walk for water“I like the idea. Let’s do it!”, says Sanjiv Tandon each year when I go to him to ask for his support for an annual event that we do on World Water Day. Sanjiv Tandon is the National Head of one of the organizations of the United Nations. He acts as the principal nodal source of information about the United Nations organization’s work in India. His role is to promote greater public understanding of and support for the aims and activities of the United Nations by disseminating information on the work of his Organization to people everywhere.

I always go to Sanjiv with an idea for a large public event which is aligned with the UN goal. So far, he has always immediately extended support.

The interesting thing is the kind of support he offers – the UN logo and the presence of the director of his UN organization for the region as a Guest of Honor. Plus, he offers to contact a list of ‘A’ listers – big VIP politician or celebrity names – who could be potential ‘chief guests’ for the program. To be fair, in some of the programs, he has also contributed with collaterals and IEC materials printed by UNIC on the UN theme for the year. They are usually very well designed useful articles like T shirts, umbrellas (have been using those for 4 years now!) and notepads. However, he does not support with funds, or with any co-branded items.

I remember how he would exclaim, comfortably leaning back in his chair, smiling enthusiastically, “I like the idea, Jyoti! Let’s do it! I am confirming to you, our participation right away!” With a generous sweep of his hand he’d say, “Go ahead and use our logo and our participation commitment in any letter or publication”. Such was his magnetism and personal power, and such was my unconcern with anything but the ideology behind the event, that I would be literally weeping with gratitude at his magnanimity. Two years into organizing the event, the worldly reality of fund raising for the event was beginning to worry me. It then occurred to me that maybe I should be asking him for some more direct support.

So, in the third year, I finally asked him, “Do you think you would consider funding the event too – at-least partially?”

“I don’t think that is necessary, Jyoti!”, he replied in the same genial tone.

“Not necessary?”, I looked at him disbelievingly.

He, I think, was rather amused to see my perplexity at his brazen denial of my, very real, need.

“Well…it’s OK…you are a valuable partner, so funding support is not critical…but it is getting increasingly expensive to hold events like this”, I muttered.

“Of course, I know that. And I know how tough it is for you!” He sat up, genuinely empathetic, and exclaimed, “That is why I allow you to use our logo immediately!”

I thought he was joking. I was talking hard cash and he was talking a fluid design! Almost as if he’d read my thoughts, he said, “I am not joking. I am serious!”

I asked him what he meant.

Walk for water

“When I give you the ‘right’ to use my logo on anything you create, it also means that you can play up our partnership in anything that you write to potential donors. You perhaps do not realize the power of the UN logo! Let me ask you something. Have you ever had any difficulty in raising the funds you need?”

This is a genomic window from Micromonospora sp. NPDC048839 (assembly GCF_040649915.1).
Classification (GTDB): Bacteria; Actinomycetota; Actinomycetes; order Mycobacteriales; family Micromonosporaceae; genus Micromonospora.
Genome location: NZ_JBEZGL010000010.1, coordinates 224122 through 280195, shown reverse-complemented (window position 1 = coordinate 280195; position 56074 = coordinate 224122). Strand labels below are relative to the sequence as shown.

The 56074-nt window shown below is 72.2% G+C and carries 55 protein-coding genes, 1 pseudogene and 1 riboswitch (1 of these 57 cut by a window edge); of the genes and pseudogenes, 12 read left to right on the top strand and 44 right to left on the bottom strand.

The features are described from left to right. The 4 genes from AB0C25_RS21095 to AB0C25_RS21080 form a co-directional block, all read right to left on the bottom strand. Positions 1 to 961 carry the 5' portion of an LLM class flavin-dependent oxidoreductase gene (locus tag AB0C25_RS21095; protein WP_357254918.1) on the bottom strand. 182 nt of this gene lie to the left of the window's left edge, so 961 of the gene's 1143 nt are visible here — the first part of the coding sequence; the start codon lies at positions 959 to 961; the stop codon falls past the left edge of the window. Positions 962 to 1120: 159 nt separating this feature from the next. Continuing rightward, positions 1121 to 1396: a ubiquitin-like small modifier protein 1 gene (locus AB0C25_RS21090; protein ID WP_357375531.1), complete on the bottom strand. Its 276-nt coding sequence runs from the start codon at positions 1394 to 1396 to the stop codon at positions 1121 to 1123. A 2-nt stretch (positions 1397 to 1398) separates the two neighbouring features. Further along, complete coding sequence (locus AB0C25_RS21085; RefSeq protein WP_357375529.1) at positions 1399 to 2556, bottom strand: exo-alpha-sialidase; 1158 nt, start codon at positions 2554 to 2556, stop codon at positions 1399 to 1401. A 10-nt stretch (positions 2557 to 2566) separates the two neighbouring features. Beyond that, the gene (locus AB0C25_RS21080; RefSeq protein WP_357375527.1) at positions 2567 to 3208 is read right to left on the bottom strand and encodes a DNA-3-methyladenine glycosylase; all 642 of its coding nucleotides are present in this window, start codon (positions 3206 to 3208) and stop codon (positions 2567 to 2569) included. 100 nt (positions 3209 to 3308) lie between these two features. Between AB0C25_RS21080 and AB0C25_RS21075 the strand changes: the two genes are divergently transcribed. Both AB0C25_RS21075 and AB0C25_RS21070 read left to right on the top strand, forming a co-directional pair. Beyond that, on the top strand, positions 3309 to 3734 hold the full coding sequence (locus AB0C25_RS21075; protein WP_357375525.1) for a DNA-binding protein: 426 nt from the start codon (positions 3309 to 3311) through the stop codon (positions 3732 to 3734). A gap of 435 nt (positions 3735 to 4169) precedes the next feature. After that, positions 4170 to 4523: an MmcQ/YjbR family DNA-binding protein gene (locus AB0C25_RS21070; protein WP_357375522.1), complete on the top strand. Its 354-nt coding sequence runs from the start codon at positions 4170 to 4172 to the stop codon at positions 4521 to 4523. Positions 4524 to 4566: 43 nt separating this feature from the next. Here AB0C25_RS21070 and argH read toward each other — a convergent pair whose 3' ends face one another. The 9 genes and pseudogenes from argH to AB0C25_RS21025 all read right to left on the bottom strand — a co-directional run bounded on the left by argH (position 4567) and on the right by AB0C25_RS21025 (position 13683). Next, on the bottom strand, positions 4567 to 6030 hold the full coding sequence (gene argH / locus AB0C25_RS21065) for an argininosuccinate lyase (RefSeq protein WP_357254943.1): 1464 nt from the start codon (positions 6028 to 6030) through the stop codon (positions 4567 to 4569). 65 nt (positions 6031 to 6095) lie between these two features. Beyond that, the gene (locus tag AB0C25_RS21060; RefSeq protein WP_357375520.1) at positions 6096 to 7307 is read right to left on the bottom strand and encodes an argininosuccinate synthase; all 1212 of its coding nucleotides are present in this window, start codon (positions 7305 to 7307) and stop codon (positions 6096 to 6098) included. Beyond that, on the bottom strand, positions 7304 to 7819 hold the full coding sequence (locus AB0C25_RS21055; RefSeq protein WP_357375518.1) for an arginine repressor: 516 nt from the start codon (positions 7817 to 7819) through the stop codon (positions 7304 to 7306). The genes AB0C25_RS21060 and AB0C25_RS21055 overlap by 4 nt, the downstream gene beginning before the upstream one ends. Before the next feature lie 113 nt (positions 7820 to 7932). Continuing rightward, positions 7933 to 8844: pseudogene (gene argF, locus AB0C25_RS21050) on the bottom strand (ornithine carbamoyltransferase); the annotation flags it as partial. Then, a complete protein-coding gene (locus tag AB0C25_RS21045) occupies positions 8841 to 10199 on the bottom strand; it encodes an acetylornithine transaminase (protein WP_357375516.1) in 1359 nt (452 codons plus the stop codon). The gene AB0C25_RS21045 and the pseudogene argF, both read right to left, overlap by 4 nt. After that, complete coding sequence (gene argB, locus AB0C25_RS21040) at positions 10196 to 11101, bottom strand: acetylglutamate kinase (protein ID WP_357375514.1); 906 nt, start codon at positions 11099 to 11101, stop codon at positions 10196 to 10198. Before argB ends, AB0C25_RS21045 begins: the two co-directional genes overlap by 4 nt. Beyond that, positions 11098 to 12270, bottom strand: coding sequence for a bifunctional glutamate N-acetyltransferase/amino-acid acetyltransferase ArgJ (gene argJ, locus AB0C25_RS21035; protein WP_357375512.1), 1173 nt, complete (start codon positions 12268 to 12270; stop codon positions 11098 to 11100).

I thought about it. I had had no problem ever. We usually ended fund raising with a surplus.

So, I shook my head.

“I guessed as much”, he clicked his finger triumphantly and then, with pride in his voice continued,

“The UN logo is the most powerful international logo. It is the largest, most credible, and most powerful welfare and policy advocacy institution in the world!” He paused, and looked at me, “Do you agree?”

“Yes, of course! But what does that have to do with my need for funds?”

“It has nothing to do with your need for funds, But, much to do with the ease of raising funds”, he replied. “Since we are the first partner in your project, people will have a positive impression about FORCE. This will increase your status and reliability in the eyes of a potential donor. Also, he gets the opportunity to be a co-brand partner with the UN – and that is a big draw for him.”

I nodded. My brand management experience had taught me the importance of a powerful brand and here was a live example of that.

“So, even without our contributing a penny, you have probably found the going not as difficult as you thought it would be”.

It made me think. As I replayed past conversations and learning in my mind, I realized he was right.

For us, at FORCE, the UN was a ‘Legitimizer’. By pledging their support, some of the aura of the UN rubbed off on us as well. That support became like ‘seed capital’. It yielded returns in terms of funding, support from other large institutions, event organization and top officials/ leaders/ VIP presence. In the events we held with them, our other partners were large organizations like UNICEF, World Bank, Plan, WaterAid, Save the Children and multinationals like HSBC, Coca-Cola, Veolia. We also had Delhi Government departments handling water and environment and the Central Government ministry handling water resources as partners.

What’s more, in each of those events we had the then Minister of Water Resources and/or the Chief Minister of the state as the Chief Guest.